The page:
Notes and observations from a photographer and cultural interpreter living on Canada's east coast.
Saturday, February 11, 2012
Tickle-aces, Turrs and Noddies
One of the most interesting things about Newfoundland and Labrador is the wonderful variety of expressions and figures of speech that are very much a part of life; archaic words that have fallen into disuse in other parts of North America are alive and well here, and there are local names for most of the seabirds found around the province's shores as well. The bird that's widely known as the black-legged kittiwake, Rissa tridactyla, is called a tickle-ace or tickle-ass here because of its habit of pursuing other birds and pecking at their tail feathers to make them drop the food they're carrying, allowing the kittiwake to swoop in and gather it up. Kittiwake in itself is an interesting enough name, echoing the bird's call, but it pales in comparison to tickle-ace.
The common murre (Uria aalge) nests here by the thousands on the islands along the coast, and is a traditional food source for coastal dwellers; at one time it was such an integral part of the diet that it was sometimes referred to as "salt-water chicken"; there is a hunting season for these birds during the winter months similar to that for ducks or geese. In Newfoundland and Labrador this bird is commonly called a turr, although in Britain it goes by the much more aristocratic "common guillemot", while its close relative the thick-billed murre or Uria lomvia is referred to as Brünnich's guillemot. While not as plentiful as either the kittiwake or the murre in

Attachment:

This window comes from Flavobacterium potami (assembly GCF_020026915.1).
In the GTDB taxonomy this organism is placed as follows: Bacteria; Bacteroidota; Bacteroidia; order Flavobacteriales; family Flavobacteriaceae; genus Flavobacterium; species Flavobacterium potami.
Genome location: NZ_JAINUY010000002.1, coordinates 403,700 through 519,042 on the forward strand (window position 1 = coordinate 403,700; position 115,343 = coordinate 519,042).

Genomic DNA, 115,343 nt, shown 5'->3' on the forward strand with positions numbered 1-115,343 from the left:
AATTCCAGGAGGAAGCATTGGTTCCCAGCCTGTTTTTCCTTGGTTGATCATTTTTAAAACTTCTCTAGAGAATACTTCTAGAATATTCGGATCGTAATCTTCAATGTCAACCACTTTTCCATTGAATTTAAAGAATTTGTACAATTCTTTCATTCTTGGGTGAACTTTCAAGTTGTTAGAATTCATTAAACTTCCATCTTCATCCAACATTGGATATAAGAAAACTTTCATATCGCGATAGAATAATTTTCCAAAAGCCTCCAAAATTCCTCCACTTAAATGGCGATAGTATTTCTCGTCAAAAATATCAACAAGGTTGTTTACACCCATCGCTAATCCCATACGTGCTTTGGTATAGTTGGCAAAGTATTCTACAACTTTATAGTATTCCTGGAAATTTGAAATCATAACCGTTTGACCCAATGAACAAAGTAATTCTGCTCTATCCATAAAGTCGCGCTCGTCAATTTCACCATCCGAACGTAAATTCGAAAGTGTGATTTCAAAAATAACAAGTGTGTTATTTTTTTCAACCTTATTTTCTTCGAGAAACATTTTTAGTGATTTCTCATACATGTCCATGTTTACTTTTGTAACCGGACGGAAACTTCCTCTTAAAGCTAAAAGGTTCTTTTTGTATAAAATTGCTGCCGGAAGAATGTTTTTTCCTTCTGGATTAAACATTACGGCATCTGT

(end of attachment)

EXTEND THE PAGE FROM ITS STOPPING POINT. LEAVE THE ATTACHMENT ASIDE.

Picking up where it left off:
breeding colonies on the province's shores, the northern fulmar (Fulmarus glacialis) is found here in sufficient numbers to warrant its own nickname, the noddy. Although it is primarily an Arctic breeder, small colonies of fulmars can be found in both Labrador and Newfoundland. The fulmar is a tubenose -- a relative of petrels and albatrosses -- with a highly specialized beak whose function seems to be related to getting directional sensory input to detect food on the open sea. The fulmar has a particularly endearing habit of regurgitating the oily, smelly contents of its crop if alarmed; my advice is to avoid alarming fulmars. If you're planning on birdwatching in Newfoundland and Labrador, bring your field guide but be sure there's room in the back for notes!